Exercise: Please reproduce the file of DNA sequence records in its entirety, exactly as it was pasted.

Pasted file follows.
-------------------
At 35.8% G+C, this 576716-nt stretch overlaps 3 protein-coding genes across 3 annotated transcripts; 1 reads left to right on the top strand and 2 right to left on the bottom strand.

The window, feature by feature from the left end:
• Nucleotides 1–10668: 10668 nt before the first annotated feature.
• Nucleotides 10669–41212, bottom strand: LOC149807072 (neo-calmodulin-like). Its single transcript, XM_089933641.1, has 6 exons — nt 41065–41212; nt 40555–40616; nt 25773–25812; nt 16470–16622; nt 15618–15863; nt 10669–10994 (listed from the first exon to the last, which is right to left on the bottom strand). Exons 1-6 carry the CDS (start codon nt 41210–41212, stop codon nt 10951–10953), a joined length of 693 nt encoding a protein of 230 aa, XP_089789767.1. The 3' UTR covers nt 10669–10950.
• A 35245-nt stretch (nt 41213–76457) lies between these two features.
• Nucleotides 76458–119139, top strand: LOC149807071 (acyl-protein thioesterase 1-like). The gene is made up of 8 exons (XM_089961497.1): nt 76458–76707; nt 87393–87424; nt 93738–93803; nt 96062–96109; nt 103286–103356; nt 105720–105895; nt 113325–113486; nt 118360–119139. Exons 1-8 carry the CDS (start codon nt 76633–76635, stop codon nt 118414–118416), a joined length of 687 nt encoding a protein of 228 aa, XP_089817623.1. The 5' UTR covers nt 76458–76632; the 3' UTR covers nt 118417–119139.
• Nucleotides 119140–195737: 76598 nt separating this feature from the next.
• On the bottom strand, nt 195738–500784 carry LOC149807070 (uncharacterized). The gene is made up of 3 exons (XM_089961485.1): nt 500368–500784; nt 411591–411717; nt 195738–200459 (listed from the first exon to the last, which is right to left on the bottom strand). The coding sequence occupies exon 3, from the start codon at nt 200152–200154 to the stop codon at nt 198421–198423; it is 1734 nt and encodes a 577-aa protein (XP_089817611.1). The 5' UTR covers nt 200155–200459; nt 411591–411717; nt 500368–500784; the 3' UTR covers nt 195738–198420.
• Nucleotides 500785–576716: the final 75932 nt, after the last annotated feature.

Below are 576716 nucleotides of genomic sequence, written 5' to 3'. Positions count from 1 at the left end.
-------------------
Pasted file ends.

At 35.8% G+C, this 576716-nt stretch overlaps 3 protein-coding genes across 3 annotated transcripts; 1 reads left to right on the top strand and 2 right to left on the bottom strand.

The window, feature by feature from the left end:
• Nucleotides 1–10668: 10668 nt before the first annotated feature.
• Nucleotides 10669–41212, bottom strand: LOC149807072 (neo-calmodulin-like). Its single transcript, XM_089933641.1, has 6 exons — nt 41065–41212; nt 40555–40616; nt 25773–25812; nt 16470–16622; nt 15618–15863; nt 10669–10994 (listed from the first exon to the last, which is right to left on the bottom strand). Exons 1-6 carry the CDS (start codon nt 41210–41212, stop codon nt 10951–10953), a joined length of 693 nt encoding a protein of 230 aa, XP_089789767.1. The 3' UTR covers nt 10669–10950.
• A 35245-nt stretch (nt 41213–76457) lies between these two features.
• Nucleotides 76458–119139, top strand: LOC149807071 (acyl-protein thioesterase 1-like). The gene is made up of 8 exons (XM_089961497.1): nt 76458–76707; nt 87393–87424; nt 93738–93803; nt 96062–96109; nt 103286–103356; nt 105720–105895; nt 113325–113486; nt 118360–119139. Exons 1-8 carry the CDS (start codon nt 76633–76635, stop codon nt 118414–118416), a joined length of 687 nt encoding a protein of 228 aa, XP_089817623.1. The 5' UTR covers nt 76458–76632; the 3' UTR covers nt 118417–119139.
• Nucleotides 119140–195737: 76598 nt separating this feature from the next.
• On the bottom strand, nt 195738–500784 carry LOC149807070 (uncharacterized). The gene is made up of 3 exons (XM_089961485.1): nt 500368–500784; nt 411591–411717; nt 195738–200459 (listed from the first exon to the last, which is right to left on the bottom strand). The coding sequence occupies exon 3, from the start codon at nt 200152–200154 to the stop codon at nt 198421–198423; it is 1734 nt and encodes a 577-aa protein (XP_089817611.1). The 5' UTR covers nt 200155–200459; nt 411591–411717; nt 500368–500784; the 3' UTR covers nt 195738–198420.
• Nucleotides 500785–576716: the final 75932 nt, after the last annotated feature.

Below are 576716 nucleotides of genomic sequence, written 5' to 3'. Positions count from 1 at the left end.